SAN FRANCISCO, Calif. (KRON) – Restaurant owners in San Francisco are struggling even more now that outdoor dining is shut down.
The city forced restaurants to go back to take out and delivery only a week ago, as the stay-at-home order went into effect.
Now, many are weighing in on the city’s shutdown saying outdoor dining hasn’t been linked to significant coronavirus cases.
Dr. Monica Gandhi says it’s fair for these restaurants to question the shutdown of outdoor dining.
At this point, she says there’s been no data specifically linking outdoor dining to the spread of coronavirus cases.
A grim sight in San Francisco, quiet streets and empty outdoor dining parklets after the city went under a stay-at-home order last week.
Restaurant and bar owner Ben Bleiman says this will be the final nail in the coffin for many restaurants.
“This will put businesses permanently out of business. This will bankrupt people,” Ben Bleiman said. “We pay billions of dollars in taxes, just the San Francisco hospitality industry alone billions of dollars in taxes a year and right now we have been filling up the state and city with tax dollars for years and years and years and at the time we need the most help, crickets from there.”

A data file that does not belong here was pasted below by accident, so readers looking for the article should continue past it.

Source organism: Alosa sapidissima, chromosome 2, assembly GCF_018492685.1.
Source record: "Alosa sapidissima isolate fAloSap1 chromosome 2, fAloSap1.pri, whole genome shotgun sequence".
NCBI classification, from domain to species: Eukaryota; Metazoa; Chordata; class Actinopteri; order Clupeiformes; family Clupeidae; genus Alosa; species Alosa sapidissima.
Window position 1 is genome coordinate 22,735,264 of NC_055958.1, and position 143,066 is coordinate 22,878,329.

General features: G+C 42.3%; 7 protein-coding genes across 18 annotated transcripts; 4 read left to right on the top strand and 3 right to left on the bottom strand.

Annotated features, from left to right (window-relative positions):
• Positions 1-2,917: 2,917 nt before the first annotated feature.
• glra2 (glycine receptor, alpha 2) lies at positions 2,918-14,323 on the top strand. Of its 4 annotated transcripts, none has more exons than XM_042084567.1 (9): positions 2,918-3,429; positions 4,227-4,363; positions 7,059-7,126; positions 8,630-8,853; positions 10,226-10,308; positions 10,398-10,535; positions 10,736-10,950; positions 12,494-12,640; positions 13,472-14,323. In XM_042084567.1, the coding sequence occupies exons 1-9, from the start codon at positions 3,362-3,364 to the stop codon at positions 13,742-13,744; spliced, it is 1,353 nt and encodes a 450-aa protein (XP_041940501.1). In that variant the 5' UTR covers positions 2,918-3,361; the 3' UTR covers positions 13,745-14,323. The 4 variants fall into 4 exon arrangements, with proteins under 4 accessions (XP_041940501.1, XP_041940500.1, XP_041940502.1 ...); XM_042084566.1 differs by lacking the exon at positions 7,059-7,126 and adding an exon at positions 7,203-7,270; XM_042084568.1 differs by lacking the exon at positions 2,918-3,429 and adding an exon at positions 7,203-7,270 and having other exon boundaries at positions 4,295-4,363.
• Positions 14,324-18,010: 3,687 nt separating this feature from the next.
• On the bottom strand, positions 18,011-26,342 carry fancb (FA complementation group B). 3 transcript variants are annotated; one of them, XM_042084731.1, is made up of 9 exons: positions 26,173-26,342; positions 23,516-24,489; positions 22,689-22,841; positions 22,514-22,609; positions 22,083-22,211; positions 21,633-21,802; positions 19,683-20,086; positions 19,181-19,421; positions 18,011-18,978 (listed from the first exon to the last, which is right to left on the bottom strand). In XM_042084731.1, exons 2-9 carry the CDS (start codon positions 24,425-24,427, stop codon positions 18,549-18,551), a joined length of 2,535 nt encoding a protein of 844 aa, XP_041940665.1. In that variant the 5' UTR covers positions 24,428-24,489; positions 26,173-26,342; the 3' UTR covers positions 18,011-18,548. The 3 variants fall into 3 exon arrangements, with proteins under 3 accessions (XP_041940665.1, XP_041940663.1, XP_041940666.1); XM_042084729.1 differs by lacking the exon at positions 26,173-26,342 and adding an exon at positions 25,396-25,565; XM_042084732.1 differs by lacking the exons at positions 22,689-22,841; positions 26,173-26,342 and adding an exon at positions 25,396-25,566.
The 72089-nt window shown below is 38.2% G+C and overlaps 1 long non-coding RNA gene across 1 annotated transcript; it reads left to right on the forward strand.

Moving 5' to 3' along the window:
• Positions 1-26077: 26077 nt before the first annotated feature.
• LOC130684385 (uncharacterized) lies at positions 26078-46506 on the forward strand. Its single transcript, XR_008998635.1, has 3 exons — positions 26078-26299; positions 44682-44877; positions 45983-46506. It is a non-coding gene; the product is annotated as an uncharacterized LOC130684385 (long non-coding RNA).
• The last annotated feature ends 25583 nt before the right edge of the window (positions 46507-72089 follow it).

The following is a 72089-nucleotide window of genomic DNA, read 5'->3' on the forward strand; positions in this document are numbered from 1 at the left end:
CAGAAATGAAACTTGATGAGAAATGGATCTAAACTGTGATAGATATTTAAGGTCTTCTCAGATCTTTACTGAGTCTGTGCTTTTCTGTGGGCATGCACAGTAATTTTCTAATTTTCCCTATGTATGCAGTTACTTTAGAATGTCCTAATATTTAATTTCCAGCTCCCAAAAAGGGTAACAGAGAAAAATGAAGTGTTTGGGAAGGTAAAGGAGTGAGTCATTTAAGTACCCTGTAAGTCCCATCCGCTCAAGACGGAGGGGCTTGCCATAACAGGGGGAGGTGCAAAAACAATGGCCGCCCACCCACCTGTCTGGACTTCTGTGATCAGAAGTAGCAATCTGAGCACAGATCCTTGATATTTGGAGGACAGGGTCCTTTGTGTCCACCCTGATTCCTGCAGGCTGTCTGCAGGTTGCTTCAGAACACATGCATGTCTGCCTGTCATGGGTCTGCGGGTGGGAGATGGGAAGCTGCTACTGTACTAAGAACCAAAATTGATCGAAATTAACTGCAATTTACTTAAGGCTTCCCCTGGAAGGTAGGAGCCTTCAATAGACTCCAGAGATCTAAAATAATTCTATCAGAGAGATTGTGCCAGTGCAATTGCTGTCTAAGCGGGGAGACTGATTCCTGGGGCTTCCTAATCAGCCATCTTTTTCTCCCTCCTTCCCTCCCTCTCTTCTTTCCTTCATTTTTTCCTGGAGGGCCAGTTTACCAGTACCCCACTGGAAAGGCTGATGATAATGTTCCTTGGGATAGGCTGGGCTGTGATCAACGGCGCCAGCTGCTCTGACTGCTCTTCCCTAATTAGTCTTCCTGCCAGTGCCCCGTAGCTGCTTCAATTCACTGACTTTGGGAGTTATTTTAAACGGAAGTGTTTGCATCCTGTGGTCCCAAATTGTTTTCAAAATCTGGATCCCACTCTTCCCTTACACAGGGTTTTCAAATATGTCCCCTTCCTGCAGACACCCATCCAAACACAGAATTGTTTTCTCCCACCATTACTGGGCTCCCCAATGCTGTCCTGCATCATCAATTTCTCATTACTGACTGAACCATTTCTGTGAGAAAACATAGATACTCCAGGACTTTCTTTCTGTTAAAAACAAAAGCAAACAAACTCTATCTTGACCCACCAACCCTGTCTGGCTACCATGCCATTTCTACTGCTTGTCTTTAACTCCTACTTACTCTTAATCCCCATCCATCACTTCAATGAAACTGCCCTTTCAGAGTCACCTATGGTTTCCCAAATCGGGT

Like many other owners, Bleiman says the frustrating part is seeing no data behind the city’s decision to close down outdoor dining.
“I don’t know if it’s better to shut it down but the reason I don’t know is because we’re not given any data and I’m not given any communication from the powers showing me this is going to work,” Bleiman said.
Infectious disease scientist at UCSF, Dr. Monica Gandhi, says there’s been no clear evidence linking outdoor dining to the spread of the virus.
“There hasn’t been any data presented that if done right with ventilation, with masking, hand hygiene and distancing, smaller tables. Everything that people did and many restaurants did to keep it safe that restaurants became a root of spread,” Dr. Gandhi said.
Instead, a couple studies were done on dining in general.
Dr. Gandhi pointed to one done by the CDC that found eating at restaurants increased the risk of COVID-19 but it did not differentiate between indoor and outdoor dining.
Obviously San Francisco restaurants aren’t the only ones questioning or fighting this decision.
Just last week, over in LA County, a judge ruled that the county acted arbitrarily in closing down restaurants saying the county couldn’t prove that these businesses are causing a spike in cases.
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